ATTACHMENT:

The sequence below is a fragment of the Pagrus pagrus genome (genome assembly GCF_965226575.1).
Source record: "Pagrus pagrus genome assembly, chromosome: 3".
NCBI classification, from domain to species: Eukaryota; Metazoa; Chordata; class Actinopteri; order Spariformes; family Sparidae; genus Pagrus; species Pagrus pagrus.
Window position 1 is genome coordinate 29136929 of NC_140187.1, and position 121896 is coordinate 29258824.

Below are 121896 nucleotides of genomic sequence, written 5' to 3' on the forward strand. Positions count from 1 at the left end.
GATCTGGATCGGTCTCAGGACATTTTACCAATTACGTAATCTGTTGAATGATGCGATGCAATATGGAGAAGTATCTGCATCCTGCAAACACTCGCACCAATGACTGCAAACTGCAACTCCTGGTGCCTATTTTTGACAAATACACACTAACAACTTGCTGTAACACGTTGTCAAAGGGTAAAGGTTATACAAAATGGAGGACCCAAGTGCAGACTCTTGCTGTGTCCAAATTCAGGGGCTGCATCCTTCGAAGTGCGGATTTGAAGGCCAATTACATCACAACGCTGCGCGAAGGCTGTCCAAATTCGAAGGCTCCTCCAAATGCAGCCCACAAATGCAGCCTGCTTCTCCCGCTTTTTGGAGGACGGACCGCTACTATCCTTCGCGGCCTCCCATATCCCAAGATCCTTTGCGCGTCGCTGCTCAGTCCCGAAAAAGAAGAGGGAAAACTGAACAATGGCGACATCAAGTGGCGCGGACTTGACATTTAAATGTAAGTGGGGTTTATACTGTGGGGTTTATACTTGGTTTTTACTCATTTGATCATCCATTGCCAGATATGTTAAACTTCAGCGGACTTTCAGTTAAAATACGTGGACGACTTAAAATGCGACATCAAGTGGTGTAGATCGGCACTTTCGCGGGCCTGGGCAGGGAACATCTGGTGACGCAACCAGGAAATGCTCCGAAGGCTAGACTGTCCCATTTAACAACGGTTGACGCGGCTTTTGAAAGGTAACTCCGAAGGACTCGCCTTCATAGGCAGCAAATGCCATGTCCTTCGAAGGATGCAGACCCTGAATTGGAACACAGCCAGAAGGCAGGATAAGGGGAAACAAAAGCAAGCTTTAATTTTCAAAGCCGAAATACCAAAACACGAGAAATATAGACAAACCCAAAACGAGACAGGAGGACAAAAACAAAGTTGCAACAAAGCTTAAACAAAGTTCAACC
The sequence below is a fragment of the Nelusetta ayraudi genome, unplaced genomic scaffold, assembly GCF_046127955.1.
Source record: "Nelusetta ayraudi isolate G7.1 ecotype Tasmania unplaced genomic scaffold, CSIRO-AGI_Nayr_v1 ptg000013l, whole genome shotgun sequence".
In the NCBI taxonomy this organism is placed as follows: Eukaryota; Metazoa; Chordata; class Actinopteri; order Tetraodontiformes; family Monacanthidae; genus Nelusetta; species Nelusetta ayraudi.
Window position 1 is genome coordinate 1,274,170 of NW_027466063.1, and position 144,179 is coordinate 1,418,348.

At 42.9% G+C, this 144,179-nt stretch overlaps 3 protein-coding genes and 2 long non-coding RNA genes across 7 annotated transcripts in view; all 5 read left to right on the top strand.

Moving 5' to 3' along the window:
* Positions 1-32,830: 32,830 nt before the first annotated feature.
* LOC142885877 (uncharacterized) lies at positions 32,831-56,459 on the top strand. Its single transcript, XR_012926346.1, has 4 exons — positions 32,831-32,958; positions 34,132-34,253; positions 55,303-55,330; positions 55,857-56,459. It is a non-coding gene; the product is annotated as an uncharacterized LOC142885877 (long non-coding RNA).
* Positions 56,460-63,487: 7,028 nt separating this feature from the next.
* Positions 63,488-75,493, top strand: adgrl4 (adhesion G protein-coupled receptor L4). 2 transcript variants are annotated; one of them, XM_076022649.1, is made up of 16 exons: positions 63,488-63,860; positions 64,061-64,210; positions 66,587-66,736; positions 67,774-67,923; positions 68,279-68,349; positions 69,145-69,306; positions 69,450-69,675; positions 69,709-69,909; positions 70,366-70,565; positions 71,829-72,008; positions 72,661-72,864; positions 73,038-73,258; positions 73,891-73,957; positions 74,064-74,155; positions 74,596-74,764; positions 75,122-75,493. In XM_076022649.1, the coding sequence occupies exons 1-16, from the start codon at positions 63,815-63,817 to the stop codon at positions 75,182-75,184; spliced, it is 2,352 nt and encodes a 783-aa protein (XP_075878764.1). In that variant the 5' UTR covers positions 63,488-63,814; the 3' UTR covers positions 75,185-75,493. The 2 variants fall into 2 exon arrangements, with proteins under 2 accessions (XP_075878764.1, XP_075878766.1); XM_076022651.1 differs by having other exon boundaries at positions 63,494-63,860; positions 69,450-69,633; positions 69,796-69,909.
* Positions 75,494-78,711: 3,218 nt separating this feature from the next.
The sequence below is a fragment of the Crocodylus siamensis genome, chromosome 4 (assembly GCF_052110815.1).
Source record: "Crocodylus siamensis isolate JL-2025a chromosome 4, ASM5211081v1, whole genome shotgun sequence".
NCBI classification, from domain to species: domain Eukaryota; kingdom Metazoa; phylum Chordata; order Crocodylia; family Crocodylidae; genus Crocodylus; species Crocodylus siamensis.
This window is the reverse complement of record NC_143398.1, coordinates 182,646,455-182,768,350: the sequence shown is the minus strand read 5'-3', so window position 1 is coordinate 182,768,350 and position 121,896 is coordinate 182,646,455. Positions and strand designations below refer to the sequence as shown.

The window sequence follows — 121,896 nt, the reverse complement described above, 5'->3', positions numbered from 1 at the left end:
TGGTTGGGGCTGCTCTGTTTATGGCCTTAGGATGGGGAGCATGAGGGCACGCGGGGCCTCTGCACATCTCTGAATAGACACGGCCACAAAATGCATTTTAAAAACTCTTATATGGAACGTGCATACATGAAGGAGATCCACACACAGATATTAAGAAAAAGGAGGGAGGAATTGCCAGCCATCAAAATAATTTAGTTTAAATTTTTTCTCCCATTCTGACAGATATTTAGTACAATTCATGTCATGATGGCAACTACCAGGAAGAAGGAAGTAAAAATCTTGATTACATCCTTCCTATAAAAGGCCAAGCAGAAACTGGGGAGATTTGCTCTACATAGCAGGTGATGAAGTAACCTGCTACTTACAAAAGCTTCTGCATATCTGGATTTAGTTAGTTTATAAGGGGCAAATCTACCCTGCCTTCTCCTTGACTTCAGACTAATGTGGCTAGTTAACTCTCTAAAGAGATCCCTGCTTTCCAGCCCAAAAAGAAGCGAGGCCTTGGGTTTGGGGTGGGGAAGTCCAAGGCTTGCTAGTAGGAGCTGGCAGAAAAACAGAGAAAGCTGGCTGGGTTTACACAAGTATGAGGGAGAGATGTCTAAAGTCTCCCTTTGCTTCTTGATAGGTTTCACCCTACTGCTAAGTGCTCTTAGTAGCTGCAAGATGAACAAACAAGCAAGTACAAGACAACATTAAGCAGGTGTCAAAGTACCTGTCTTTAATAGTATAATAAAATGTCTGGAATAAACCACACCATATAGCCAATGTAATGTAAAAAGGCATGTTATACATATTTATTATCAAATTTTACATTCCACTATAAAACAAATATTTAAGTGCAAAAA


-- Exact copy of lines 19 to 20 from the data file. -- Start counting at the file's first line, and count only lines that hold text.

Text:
Source record: "Crocodylus siamensis isolate JL-2025a chromosome 4, ASM5211081v1, whole genome shotgun sequence".
NCBI classification, from domain to species: domain Eukaryota; kingdom Metazoa; phylum Chordata; order Crocodylia; family Crocodylidae; genus Crocodylus; species Crocodylus siamensis.